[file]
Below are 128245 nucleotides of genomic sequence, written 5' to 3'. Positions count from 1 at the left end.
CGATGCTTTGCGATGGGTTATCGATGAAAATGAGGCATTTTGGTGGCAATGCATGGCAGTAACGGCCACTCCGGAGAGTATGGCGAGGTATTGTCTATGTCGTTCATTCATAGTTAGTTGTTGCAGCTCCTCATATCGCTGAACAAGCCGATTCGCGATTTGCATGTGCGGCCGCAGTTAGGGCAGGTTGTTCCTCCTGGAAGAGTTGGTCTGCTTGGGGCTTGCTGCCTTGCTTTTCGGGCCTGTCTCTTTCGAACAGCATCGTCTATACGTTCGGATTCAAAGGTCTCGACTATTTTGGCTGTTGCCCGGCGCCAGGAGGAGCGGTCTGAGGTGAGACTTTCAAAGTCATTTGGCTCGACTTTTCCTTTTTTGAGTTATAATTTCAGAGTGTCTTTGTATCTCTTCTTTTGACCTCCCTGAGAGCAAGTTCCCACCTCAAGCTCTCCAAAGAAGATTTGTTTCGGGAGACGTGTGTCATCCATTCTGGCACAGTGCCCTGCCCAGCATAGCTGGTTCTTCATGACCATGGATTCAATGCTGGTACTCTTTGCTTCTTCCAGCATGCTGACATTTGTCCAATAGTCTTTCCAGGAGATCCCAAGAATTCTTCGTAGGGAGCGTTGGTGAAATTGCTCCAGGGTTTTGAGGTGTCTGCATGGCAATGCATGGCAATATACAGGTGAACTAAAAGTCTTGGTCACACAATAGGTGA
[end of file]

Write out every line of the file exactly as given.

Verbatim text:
Below are 128245 nucleotides of genomic sequence, written 5' to 3'. Positions count from 1 at the left end.
CGATGCTTTGCGATGGGTTATCGATGAAAATGAGGCATTTTGGTGGCAATGCATGGCAGTAACGGCCACTCCGGAGAGTATGGCGAGGTATTGTCTATGTCGTTCATTCATAGTTAGTTGTTGCAGCTCCTCATATCGCTGAACAAGCCGATTCGCGATTTGCATGTGCGGCCGCAGTTAGGGCAGGTTGTTCCTCCTGGAAGAGTTGGTCTGCTTGGGGCTTGCTGCCTTGCTTTTCGGGCCTGTCTCTTTCGAACAGCATCGTCTATACGTTCGGATTCAAAGGTCTCGACTATTTTGGCTGTTGCCCGGCGCCAGGAGGAGCGGTCTGAGGTGAGACTTTCAAAGTCATTTGGCTCGACTTTTCCTTTTTTGAGTTATAATTTCAGAGTGTCTTTGTATCTCTTCTTTTGACCTCCCTGAGAGCAAGTTCCCACCTCAAGCTCTCCAAAGAAGATTTGTTTCGGGAGACGTGTGTCATCCATTCTGGCACAGTGCCCTGCCCAGCATAGCTGGTTCTTCATGACCATGGATTCAATGCTGGTACTCTTTGCTTCTTCCAGCATGCTGACATTTGTCCAATAGTCTTTCCAGGAGATCCCAAGAATTCTTCGTAGGGAGCGTTGGTGAAATTGCTCCAGGGTTTTGAGGTGTCTGCATGGCAATGCATGGCAATATACAGGTGAACTAAAAGTCTTGGTCACACAATAGGTGA